Kingston on the Edge presents “Word, Love, Power” at Bookophilia
Kingston on the Edge (KOTE) closed on Saturday with a mixed media presentation of music, poetry, screen play reading, and art presented by an eclectic mix of young artists. The venue was the new bookstore on Hope Road, Bookophilia which opened recently (and is really worth a visit-more on Bookophilia to come).
The evening began with a reading of a screen play by Amber Chevannes and directed by Lesley-Ann Wanliss. The play seemed to be exploring the twists and turns of modern day relationships here in Jamaica. Funny, insightful, provocative, and definitely entertaining, the play was well acted and enjoyed.
A young up and coming poet, Saffron then read a selection of her poetry. My favorite was one based on “mosquitoes” which somehow seemed to turn into somewhat of a theme as M’bala who followed Saffron also had a poem about these local pests.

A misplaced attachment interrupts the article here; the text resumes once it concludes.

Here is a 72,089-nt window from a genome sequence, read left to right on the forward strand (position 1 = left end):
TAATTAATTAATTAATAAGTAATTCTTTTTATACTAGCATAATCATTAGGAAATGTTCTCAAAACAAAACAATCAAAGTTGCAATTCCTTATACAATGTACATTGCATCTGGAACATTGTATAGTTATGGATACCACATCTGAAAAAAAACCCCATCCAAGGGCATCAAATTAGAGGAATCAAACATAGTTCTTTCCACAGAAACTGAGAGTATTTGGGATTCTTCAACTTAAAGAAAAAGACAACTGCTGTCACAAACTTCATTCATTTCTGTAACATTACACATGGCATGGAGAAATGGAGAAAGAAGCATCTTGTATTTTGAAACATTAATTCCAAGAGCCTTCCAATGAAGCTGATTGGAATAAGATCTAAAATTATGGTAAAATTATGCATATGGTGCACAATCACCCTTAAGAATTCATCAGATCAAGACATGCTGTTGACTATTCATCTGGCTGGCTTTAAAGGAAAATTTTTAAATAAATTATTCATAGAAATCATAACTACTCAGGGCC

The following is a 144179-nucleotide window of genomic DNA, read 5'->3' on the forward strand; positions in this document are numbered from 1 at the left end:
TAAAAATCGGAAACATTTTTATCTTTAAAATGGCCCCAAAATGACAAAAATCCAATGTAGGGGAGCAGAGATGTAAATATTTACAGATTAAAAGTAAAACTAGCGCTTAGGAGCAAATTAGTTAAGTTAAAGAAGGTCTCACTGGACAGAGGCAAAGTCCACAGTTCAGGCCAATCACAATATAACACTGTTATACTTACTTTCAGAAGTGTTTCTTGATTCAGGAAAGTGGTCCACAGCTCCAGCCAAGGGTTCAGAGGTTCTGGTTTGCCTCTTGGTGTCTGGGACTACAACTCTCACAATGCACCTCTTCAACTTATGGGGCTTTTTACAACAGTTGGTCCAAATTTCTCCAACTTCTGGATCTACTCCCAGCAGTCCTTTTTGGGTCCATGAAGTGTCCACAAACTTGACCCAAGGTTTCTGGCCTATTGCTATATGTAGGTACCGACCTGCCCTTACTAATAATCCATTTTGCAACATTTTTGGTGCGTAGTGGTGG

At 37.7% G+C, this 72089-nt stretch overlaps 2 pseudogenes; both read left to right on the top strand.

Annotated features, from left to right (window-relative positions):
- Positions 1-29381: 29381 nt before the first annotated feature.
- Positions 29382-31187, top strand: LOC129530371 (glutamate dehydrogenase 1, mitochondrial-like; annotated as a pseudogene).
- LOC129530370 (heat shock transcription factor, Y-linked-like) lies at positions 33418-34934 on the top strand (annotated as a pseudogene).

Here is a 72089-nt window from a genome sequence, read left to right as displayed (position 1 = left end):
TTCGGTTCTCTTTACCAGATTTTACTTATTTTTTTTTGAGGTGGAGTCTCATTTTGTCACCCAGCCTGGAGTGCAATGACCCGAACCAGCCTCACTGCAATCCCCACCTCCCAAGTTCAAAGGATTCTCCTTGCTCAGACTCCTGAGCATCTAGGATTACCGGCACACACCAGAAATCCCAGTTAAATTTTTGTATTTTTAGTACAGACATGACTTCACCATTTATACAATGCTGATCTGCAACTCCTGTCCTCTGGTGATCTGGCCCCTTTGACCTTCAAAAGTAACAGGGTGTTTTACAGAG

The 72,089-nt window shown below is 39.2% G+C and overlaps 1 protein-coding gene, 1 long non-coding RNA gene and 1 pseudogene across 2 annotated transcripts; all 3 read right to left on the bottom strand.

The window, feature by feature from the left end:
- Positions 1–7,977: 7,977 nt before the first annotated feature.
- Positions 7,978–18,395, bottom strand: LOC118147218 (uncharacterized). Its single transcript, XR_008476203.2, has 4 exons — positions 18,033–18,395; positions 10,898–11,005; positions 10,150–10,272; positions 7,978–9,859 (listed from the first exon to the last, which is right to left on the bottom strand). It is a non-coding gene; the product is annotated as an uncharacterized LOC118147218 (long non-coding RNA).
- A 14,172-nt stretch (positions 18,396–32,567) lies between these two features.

M’bala’s presentation featured percussion and poetry, and he used several unique instruments to communicate his work. M’bala revealed that he uses his drum as his typewriter saying that he was “writing the story of my life on the drum” and warned us to read it at our own risk. He added that we should skip some pages, if we were “prudish”.
Diamara Neil and Donald Waugh from Airplai then entertained with some soulful jazz selections and had the audience shouting “encore” at the end of their performance.
Visual arts were presented by Neil Williams, Petrus, Noella Costabile, and Kevin Taylor. DJ’s were Sawandi and Afifa.
Among the patrons was Dr. Velma Pollard, one of Jamaica’s well known and accomplished poets who had this to say about the evening “I really like the fact that things like this are going on in my country…congratulations to the KOTE organizers.”
Dr. Velma Pollard
The creators and organizers of KOTE deserve a big round of applause as KOTE presented a diverse, well organized and truly enjoyable celebration of Jamaican arts and culture on “the edge”.
LOOKING FORWARD TO KOTE 09!